LSS (Lightweight Shotgun System)
The 21st Century U.S. military is transforming to a lighter, more agile force using technology to reduce the soldierís load while increasing his lethality and field sustainability.
Part of that effort is the Lightweight Shotgun System (LSS) (aka XM-26 Modular Assault Shotgun System) a 12 gauge weapon designed to provide the benefits of a shotgun for door-breaching and lethal or non-lethal munitions while keeping weight and logistics to a minimum.
10th Mountain Division soldier fires Lightweight Shotgun System LSS at Kandahar Air Field, Afghanistan, February 2004.
Today in WW II: 2 Aug 1939 Albert Einstein writes to Pres. Roosevelt about the potential for a uniquely powerful uranium weapon and indications of German interest in it, the inspiration for the Manhattan Project. More ↓
2 Aug 1943 Revolt by inmates of Treblinka death camp; guards and one SS officer killed and over 200 hundred inmates escaped; a few avoided death or recapture.
2 Aug 1943 Future US President John F. Kennedy's motor torpedo boat PT-109 is rammed by a Japanese destroyer in the Solomon Islands.
Visit the Olive-Drab.com World War II Timeline for day-by-day events 1939-1945! See also WW2 Books.
History of the Lightweight Shotgun System (LSS)
10th Mountain Division soldier with the LSS (Lightweight Shotgun System).
Development of LSS began in 1999 by Coltís Manufacturing Co. Inc. and continued with C-More of Manassas, VA. The LSS was 100 percent designed from the bottom up to military requirements, using no off-the-shelf components. The system was fielded by a team from PM Soldier Weapons and the U.S. Army Armament Research, Development and Engineering Center, part of the U.S. Army Research, Development and Engineering Command at Picatinny Arsenal, NJ.
The LSS proved very reliable during test firing of 15,000 rounds. Several hundred of the LSS were first deployed in 2004 to the 10th Mountain Division (18th Airborne Corps) in Afghanistan. They were initially issued one per squad, although the plan was to get one in every fire team.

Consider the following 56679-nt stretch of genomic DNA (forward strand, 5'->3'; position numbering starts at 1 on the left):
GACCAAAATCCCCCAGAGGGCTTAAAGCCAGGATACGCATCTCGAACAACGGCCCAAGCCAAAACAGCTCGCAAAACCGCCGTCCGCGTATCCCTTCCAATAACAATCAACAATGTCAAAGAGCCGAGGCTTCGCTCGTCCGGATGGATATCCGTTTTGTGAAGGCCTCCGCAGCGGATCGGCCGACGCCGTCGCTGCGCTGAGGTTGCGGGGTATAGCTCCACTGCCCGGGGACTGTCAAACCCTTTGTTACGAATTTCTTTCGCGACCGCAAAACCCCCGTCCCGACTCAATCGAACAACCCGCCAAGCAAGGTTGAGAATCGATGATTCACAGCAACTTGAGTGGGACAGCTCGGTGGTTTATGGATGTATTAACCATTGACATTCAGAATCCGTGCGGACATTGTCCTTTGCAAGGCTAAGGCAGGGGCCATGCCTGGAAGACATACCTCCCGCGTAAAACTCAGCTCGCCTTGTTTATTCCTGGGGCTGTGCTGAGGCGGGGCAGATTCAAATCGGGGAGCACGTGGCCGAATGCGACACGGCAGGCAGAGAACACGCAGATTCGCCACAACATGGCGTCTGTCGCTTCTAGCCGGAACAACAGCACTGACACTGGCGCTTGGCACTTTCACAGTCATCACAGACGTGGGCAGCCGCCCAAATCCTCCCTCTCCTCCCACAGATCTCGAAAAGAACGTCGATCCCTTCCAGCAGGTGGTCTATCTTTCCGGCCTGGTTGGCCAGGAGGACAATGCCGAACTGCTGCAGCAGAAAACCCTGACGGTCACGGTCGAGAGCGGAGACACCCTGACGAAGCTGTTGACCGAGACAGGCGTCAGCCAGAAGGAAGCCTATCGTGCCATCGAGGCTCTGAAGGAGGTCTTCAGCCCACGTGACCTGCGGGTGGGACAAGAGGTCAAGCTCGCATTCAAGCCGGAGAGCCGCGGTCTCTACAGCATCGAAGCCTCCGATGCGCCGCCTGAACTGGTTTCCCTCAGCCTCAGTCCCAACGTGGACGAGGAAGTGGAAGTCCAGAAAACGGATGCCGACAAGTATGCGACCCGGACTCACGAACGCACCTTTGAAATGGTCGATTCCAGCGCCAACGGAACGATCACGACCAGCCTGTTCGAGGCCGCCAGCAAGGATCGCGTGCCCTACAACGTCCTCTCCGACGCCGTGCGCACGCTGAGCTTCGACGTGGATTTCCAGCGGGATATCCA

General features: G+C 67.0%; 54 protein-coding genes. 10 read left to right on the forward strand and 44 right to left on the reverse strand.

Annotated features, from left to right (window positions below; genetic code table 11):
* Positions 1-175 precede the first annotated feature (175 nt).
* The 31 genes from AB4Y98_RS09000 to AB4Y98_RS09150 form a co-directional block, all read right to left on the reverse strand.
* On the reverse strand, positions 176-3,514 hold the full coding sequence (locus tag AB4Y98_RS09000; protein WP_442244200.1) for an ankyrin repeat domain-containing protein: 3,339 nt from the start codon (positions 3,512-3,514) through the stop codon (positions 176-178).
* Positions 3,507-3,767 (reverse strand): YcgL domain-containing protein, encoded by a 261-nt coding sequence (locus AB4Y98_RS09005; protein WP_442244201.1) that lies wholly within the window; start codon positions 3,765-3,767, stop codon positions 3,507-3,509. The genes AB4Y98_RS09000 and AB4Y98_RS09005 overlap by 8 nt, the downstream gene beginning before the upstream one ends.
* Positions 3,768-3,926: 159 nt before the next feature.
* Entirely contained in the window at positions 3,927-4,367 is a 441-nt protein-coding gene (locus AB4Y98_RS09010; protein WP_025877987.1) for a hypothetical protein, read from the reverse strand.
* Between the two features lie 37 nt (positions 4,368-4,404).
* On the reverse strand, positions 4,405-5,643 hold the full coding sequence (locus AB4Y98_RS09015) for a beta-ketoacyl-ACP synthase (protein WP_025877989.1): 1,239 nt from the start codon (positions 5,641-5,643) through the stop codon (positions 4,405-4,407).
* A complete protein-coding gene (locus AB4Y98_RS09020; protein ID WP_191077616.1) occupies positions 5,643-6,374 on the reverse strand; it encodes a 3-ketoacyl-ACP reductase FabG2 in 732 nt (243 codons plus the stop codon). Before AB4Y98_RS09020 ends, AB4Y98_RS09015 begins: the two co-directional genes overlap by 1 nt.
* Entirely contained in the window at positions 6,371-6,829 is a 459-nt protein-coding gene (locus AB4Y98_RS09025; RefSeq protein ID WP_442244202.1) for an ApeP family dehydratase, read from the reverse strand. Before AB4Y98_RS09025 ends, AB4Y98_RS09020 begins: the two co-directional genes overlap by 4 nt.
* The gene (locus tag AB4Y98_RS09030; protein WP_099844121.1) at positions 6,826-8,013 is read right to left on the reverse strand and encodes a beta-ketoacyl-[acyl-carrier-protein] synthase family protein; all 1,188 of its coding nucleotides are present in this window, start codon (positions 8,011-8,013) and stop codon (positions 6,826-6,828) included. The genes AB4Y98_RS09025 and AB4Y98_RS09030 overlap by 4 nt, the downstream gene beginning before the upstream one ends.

Three Configurations of the Lightweight Shotgun System (LSS)
The first configuration of the LSS is an attachment that fastens beneath the barrel of an M16A2 rifle or M4A1 carbine, eliminating the need for a second complete weapon. LSS fires 2.75 and 3 inch shells of all types of lethal, non-lethal and door breaching rounds. The main application for a shotgun is MOUT, military operations in urban settings. Soldiers can use it to breach doors by shooting off hinges or door locks. Experience shows that breaching rounds are most effective when fired three inches or less away from the target. LSS is equipped with a standoff device so it can be put directly on the target and fired.
Also, with the rifle attached version, soldiers in a civil disturbance or crowd control situation can easily transition from nonlethal fire with the shotgun, to lethal fire with the rifle, without having to sling and unsling a separate weapon.
In addition to the configuration mounted under a rifle or carbine, a stand-alone version is available with its own collapsible buttstock, detachable pistol grip and handguards,. That version weighs 4 pounds, 3 ounces, and is 24 inches long (with the stock collapsed).
A third configuration eliminates the buttstock entirely leaving a highly flexible and maneuverable weapon with great firepower suitable for MOUT or jungle combat.
Characteristics of the Lightweight Shotgun System (LSS)
The Lightweight Shotgun System weighs l2 pounds, 11 ounces with a five round box magazine (less than the M203 grenade launcher). It is 16.5 inches long and can be operated right or left handed.
The 12 gauge rounds can be loaded in the magazine in any mix of sizes as well as including anything from 00 buckshot to tear gas shells, non-lethal rubber loads or high-tech crowd control rounds.
LSS is manually operated with a straight pull bolt action with a reversible charging handle that can be switched for right or left handed soldiers. No sights are needed when mounted under another weapon, but the Picatinny rail on top of the receiver can be used to mount sights in the stand-alone mode.
Find More Information on the Internet
There are many fine websites that have additional information on this
topic, too many to list here and too many to keep up with as they come and go.
Use this Google web search form to get an up to date report of what's out there.
For good results, try entering this: lightweight shotgun system. Then click the Search button.